New pollution risk maps for Africa to help with achieving safe water for everyone. Responding to UNICEF/WHO report on Safely managed drinking water
The United Nations Children’s Fund (UNICEF) and the World Health Organisation (WHO) have published a key Joint Monitoring Programme (JMP) report on “Safely managed drinking water”. It explains the way that the progress in improving drinking water will be measured across the world in pursuit of the Sustainable Development Goal Target 6.1 of achieving universal and equitable access to safe and affordable drinking water for all by 2030. This is an immensely challenging target, particularly in many countries in Sub-Saharan Africa, which failed to reach the Millennium Development Goal Target of halving the number of people without access to an “improved” water source between 1990 and 2015.
For governments, aid agencies and citizens, a key question has been – what do we mean by “safe” water? This new JMP report starts to provide some of those answers. They define it to mean water that is “free from pathogens and elevated levels of toxic substances at all times”. For many areas, the most accessible safe water is from the ground – from boreholes, wells and springs. But this is not the case everywhere.
There is no question about the importance of groundwater in sub-Saharan Africa, where it provides drinking water supplies for at least 170 million people. In comparison with surface water, groundwater is widely known for its greater reliability, resilience to climate variations and reduced vulnerability to pollution. However, groundwater contamination does occur when waste from households, municipalities, livestock, agriculture, hospitals and industries (including mining) is able to make its way Inadequate management of household and industrial waste is leading to the pollution of groundwater resources in urban centres in sub-Saharan Africa.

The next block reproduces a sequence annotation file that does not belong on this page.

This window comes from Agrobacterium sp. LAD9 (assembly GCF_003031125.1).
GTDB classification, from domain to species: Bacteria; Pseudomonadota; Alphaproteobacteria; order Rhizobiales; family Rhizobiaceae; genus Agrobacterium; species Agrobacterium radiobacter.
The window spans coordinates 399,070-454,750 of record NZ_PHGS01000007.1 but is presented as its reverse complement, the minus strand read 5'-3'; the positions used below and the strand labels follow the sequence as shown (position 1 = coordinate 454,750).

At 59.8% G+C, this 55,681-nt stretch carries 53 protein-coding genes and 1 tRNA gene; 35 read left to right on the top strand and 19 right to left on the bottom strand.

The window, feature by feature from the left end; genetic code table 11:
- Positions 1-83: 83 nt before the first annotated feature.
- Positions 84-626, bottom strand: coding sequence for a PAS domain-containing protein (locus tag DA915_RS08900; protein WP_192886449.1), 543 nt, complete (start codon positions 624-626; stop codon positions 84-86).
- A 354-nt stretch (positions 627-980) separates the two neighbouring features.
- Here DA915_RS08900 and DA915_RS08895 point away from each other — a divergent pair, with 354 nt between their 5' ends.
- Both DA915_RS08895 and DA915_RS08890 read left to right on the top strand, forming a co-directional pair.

In a new landmark study just published, reviewed all the available data and studies on urban groundwater across the continent and build up a map of aquifer pollution risk (Fig. 1)
The lead researcher, Dr Daniel Lapworth, of the British Geological Survey, said: “Despite the risk to the health of millions of people across the continent, very little is routinely monitored. If there is any chance of achieving the Sustainable Development Goal targets – and adapting to climate change – it is essential that governments and water utilities routinely monitor groundwater quality and take appropriate action to protect their precious water resources.”
“However, we are excited that our research through has developed a low-cost and robust way for measuring groundwater quality, and this approach is being rolled out in our work in Africa and India.”
UPGro is funded by UK Aid; the UK Natural Environment Research Council (NERC); and the UK Economic and Social Research Council (ESRC). Knowledge Broker: Skat Foundation, in partnership with the Rural Water Supply Network (RWSN)www.rural-water-supply.net
We all know that access to sufficient clean water is vital for sustaining life. For us humans, the ideal scenario is that everyone can go to a tap in their house, turn it on, and an endless supply of clean water pours out. But currently more than 700 million people worldwide do not have ready access to an improved water source, and instead rely on other water sources including lakes, streams, and unprotected hand dug wells. While access to piped water is on the highest rung of the “water ladder”, these other sources are of more variable quality. I’ve recently been working on a project which looks at the role that shallow hand dug wells play in water supply in urban settlements in western Kenya.
Across much of Africa, cities are growing quickly. Current projections estimate that by 2050, 60 per cent of the population will be living in urban areas – half of them in slums. Many of these people have little access to services such as clean water and sanitation, and the UN has identified fixing this as a major priority.